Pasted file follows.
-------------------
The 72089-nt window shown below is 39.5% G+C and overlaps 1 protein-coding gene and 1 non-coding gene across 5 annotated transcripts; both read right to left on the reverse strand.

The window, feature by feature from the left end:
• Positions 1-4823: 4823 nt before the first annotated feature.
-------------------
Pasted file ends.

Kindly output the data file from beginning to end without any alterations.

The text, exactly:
The 72089-nt window shown below is 39.5% G+C and overlaps 1 protein-coding gene and 1 non-coding gene across 5 annotated transcripts; both read right to left on the reverse strand.

The window, feature by feature from the left end:
• Positions 1-4823: 4823 nt before the first annotated feature.